Scholars from the Drepung Monastic University are not your typical university students. Hailing from Mundgod, a Tibetan settlement in southern India, the institution's nearly 1,500 monks dedicate themselves to preserving Tibetan culture and religion.
The Drepung Monastic University in its first incarnation was founded in 1416. Located near Lhasa, the capital of Tibet, it was the largest Buddhist university in the nation. By 1959, more than 5,000 monks had joined the Drepung Gomang division of the university.
When the Dalai Lama was exiled to India shortly thereafter, only 100 of the scholars could accompany him. Ten years after the small band of monks fled Tibet, the monastery was re-established in Mundgod on a parcel of land donated by the Indian government.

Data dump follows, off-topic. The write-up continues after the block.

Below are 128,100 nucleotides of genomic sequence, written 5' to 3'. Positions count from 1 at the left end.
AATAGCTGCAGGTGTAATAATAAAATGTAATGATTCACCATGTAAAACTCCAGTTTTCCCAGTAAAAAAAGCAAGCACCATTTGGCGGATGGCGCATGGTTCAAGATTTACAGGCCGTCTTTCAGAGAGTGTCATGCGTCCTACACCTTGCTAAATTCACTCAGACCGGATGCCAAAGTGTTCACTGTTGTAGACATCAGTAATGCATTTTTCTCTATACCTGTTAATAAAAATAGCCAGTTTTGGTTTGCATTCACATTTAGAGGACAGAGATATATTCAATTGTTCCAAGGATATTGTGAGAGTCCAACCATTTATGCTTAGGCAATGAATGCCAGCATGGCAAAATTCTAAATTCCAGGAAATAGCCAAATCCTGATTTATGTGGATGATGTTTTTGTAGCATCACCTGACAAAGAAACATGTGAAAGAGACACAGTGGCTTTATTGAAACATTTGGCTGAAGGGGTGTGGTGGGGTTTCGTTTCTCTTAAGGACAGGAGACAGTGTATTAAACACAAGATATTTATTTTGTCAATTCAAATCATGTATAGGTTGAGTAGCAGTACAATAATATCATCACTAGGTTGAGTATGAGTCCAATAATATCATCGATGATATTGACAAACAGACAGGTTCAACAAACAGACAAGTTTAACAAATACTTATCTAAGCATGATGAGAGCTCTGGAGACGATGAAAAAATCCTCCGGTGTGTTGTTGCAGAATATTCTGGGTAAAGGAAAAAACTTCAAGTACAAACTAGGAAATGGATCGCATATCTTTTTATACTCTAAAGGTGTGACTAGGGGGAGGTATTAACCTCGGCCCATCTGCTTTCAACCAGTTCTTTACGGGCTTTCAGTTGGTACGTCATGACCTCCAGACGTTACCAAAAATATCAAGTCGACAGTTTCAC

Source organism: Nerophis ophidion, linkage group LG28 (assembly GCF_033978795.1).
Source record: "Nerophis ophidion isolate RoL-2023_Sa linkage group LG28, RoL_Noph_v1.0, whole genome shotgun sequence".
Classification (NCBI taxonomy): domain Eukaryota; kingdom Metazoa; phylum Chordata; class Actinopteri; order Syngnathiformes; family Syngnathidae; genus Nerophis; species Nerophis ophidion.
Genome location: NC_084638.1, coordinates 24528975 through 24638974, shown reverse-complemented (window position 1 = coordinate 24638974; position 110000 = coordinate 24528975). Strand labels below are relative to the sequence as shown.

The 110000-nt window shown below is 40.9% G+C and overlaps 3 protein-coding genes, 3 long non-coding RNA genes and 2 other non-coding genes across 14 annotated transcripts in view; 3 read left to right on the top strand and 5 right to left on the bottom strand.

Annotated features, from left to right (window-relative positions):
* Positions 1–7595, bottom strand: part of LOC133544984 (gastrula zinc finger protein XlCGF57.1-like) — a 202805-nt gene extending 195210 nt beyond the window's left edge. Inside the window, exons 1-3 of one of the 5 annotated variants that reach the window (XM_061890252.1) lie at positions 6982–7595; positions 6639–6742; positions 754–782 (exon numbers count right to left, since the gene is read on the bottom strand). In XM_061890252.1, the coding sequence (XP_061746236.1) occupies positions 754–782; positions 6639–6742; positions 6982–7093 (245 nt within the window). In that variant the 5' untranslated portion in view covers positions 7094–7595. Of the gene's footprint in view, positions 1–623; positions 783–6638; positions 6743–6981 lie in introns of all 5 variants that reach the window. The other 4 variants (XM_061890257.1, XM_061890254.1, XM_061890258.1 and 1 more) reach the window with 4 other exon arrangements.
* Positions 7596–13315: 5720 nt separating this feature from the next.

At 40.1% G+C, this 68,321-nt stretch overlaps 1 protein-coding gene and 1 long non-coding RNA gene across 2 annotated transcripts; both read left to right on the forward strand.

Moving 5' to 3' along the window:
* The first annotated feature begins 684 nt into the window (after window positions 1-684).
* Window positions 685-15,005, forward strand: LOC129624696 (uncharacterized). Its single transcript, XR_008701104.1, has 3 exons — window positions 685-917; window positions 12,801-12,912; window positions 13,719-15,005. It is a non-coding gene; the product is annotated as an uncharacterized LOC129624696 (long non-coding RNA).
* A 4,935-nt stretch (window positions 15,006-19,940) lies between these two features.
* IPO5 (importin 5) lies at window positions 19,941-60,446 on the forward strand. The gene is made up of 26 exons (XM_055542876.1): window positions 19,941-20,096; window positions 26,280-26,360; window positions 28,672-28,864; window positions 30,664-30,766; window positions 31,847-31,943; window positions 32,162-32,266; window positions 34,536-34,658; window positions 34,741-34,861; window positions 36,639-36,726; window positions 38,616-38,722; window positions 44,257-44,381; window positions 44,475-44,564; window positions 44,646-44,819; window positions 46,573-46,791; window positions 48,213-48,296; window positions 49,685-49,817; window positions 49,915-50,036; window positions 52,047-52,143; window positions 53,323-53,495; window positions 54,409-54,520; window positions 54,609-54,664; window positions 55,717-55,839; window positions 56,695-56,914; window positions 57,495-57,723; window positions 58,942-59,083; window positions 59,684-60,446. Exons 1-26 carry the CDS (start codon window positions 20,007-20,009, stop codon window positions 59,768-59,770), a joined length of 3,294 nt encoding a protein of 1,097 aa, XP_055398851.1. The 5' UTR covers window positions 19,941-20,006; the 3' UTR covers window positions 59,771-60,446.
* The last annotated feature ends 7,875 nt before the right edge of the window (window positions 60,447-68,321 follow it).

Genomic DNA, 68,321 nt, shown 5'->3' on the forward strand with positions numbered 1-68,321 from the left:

For many Tibetan boys, monasteries outside Tibet are the only means of getting an education, and many families see their sons off with few hopes of ever meeting again. Annually, 150 new monks enter the Drepung institution, resulting in an ever-growing need for assistance with housing and living expenses.
The complexity and fluidness of Buddhism and its representation within the mandala form make it difficult for many westerners or non-Buddhists to understand. To help other cultures gain a better understanding of the Tibetan Buddhists arts and sciences in terms of both theoretical and practical training, the Tibetan monks from the Drepung Loseling Monastery continue to construct sand mandalas world-wide.